Knowledge Based Bio-Economy


Determining factors and critical periods in food habit formation and breaking in early childhood: a multidisciplinary approach (Consumers)

Project acronym: HabEat

Title of project: Determining factors and critical periods in food habit formation and breaking in early childhood: a multidisciplinary approach

Research area: Consumers

Contract No: 245012

EU contribution: €2 998 799

Start date: January 2010

Duration: 48 months

Status: ongoing

Studies so far have shown the importance of the early years in later food preferences and eating behaviour. It is therefore important to assess strategies to modify preferences. In order to increase the chance that children, later in childhood and even in adulthood, will have an adequate diet, early learning mechanisms need to be better understood in order to provide parents and caregivers information about how children learn to accept foods and to eat the appropriate quantity of food. In this context, HabEat aims to enable a better understanding of how food preferences and eating habits are formed and can also be changed in infants and young children. While vegetables appear beneficial for health, it is well known that many adults as well as many children are not consuming enough vegetables. Thus, it was decided that a particular attention will be paid on the factors that are related to acceptance and consumption of vegetables.

HabEat has brought together 11 European partners from 6 European countries with a multidisciplinary approach (psychology, epidemiology, behavioural science, nutrition, sensory science), to enable a key breakthrough in the understanding of how food habits are formed (and can also be changed) in infants and young children.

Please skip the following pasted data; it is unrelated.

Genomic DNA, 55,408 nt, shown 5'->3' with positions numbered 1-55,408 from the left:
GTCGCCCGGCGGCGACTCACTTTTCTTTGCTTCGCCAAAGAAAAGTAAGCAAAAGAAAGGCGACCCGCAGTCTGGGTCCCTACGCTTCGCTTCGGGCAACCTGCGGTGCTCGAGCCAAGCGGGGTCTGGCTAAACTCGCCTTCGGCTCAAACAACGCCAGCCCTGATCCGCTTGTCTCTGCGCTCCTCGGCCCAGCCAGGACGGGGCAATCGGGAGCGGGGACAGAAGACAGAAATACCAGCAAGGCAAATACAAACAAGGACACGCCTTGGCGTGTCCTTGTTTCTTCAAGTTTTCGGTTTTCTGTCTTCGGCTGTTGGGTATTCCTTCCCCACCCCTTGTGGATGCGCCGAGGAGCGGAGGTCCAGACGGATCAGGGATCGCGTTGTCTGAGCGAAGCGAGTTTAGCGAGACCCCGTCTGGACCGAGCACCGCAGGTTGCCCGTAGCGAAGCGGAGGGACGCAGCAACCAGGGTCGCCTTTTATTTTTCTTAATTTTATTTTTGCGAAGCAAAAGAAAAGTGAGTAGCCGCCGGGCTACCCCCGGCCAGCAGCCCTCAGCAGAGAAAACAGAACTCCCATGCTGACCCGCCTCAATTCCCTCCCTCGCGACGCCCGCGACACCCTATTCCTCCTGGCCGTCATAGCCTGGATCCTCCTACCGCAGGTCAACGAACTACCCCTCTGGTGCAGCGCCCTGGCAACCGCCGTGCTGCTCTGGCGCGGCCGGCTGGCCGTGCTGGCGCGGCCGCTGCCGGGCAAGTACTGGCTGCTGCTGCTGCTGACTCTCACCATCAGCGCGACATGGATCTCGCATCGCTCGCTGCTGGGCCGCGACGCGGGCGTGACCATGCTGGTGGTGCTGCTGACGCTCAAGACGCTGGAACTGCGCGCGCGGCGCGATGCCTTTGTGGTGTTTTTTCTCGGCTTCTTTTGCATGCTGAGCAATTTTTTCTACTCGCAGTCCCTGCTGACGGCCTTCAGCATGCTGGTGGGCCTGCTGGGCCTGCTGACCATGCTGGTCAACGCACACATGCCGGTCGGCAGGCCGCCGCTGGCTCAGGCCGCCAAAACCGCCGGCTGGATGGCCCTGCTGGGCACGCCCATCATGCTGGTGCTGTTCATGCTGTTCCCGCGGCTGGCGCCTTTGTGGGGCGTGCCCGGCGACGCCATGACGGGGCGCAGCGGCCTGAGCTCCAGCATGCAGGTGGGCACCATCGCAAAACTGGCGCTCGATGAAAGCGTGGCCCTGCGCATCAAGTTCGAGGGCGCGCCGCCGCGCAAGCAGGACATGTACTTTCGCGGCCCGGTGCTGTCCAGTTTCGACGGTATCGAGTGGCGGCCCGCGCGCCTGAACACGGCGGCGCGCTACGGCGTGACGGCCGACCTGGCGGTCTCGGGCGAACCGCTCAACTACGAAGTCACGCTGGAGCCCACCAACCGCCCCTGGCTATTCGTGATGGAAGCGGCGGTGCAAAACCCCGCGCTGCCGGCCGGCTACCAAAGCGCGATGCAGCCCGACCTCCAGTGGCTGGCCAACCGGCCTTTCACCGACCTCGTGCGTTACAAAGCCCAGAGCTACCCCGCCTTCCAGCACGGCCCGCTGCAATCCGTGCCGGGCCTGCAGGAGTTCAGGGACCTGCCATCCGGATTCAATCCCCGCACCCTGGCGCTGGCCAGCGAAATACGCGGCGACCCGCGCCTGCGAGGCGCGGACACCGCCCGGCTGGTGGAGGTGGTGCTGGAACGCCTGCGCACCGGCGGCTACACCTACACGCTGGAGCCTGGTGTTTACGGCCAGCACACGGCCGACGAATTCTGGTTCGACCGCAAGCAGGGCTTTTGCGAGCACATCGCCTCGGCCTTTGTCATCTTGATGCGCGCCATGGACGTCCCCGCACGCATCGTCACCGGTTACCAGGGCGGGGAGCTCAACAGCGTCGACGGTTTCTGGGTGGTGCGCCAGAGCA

This will be done by combining epidemiologic studies based on existing human cohorts from four countries and experimental work carried out in six countries so as to collaboratively identify:

  • the critical periods in the formation/breaking of food habits;
  • the key learning mechanisms, their relative impact in the short, mid and long term, and their importance according to the different critical periods;
  • the most effective strategies for breaking habits, i.e. for changing from poor to healthy habits;
  • individual reactions to the learning mechanisms and individual susceptibility to changes.

This research will help to increase understanding of the critical ages and periods when food habits and eating patterns form in infants and children, and to support effective intervention strategies for habit-breaking and behavioural change directed towards healthier food choices.

HabEat will work hand-in-hand with a board of stakeholder advisors (including industry, health professionals) to produce guidelines on the recommendations that should be communicated to childcare professionals and parents from different target groups (especially those most at risk) in the EU. By 2013, the results from the HabEat project should lead to recommendations in parental practices for feeding infants and children. These recommendations will be addressed to early childhood professionals, paediatricians, and political decision-makers in charge of defining nutritional policies, as well as to the baby food industry.

Website of project:

Coordinator: Sylvie Issanchou,

Organisation: INRA Institut national de la recherche agronomique, France,